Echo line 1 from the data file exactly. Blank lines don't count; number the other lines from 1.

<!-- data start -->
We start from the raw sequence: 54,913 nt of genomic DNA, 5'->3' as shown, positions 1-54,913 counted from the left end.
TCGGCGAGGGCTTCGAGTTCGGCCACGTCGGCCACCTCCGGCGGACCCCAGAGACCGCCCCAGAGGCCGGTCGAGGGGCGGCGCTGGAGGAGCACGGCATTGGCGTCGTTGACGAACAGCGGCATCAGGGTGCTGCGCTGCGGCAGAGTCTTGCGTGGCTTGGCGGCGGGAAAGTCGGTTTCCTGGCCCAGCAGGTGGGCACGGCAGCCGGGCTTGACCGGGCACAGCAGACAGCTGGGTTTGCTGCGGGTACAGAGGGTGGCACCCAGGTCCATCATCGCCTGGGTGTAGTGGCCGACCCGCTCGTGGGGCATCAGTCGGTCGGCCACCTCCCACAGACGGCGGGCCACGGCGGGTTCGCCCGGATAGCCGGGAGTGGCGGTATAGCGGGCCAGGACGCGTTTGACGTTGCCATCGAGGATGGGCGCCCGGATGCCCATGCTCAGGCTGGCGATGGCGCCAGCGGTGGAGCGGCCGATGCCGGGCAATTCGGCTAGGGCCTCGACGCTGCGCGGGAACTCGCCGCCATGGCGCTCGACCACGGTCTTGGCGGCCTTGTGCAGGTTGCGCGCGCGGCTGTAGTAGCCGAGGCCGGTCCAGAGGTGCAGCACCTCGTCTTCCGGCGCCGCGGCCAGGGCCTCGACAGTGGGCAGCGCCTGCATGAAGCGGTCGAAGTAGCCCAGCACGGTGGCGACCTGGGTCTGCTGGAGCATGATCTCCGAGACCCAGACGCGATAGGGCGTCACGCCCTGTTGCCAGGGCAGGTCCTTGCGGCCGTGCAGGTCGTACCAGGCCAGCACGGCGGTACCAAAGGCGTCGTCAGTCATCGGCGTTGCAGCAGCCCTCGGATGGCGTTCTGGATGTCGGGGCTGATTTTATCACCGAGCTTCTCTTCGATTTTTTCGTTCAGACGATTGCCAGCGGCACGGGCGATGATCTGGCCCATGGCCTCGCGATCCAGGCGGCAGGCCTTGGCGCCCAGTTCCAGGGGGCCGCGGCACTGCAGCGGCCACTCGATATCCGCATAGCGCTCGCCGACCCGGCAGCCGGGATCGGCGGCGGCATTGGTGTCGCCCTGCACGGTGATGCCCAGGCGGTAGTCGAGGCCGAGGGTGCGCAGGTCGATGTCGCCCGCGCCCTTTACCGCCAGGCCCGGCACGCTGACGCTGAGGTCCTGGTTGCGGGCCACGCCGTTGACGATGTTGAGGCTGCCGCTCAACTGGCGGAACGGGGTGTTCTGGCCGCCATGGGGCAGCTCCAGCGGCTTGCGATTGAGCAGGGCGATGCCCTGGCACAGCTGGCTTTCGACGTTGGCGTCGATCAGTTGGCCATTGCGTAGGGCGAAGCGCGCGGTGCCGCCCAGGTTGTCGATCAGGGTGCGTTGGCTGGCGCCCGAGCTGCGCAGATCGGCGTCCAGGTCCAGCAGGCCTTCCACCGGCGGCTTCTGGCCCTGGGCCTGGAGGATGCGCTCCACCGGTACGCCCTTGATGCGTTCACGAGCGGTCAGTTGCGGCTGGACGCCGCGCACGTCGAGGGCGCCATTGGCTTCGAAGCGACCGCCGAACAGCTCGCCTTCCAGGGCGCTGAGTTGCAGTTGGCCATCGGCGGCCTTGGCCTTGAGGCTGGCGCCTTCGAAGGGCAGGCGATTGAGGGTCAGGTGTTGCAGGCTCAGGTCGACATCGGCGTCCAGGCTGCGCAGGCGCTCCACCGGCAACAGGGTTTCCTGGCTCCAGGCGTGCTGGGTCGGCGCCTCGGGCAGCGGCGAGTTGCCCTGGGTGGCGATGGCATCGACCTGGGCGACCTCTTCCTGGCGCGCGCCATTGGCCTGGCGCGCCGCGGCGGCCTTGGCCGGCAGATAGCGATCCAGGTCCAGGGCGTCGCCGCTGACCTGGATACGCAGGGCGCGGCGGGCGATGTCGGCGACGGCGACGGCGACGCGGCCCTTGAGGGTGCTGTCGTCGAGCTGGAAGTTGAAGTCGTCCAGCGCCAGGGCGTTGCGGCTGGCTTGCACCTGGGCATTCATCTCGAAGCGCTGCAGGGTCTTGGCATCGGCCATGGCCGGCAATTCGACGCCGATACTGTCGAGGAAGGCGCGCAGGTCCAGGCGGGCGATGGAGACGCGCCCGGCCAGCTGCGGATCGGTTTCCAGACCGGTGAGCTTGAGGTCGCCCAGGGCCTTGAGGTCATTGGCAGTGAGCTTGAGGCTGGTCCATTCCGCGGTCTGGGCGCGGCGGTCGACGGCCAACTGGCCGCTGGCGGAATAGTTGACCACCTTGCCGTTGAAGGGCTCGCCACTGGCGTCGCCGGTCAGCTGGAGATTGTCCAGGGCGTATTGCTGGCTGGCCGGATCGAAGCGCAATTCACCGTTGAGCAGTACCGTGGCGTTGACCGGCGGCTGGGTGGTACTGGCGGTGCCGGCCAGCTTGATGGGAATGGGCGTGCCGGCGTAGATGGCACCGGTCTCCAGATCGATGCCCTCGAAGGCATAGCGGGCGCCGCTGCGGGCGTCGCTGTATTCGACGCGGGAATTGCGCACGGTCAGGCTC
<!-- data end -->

We start from the raw sequence: 54,913 nt of genomic DNA, 5'->3' as shown, positions 1-54,913 counted from the left end.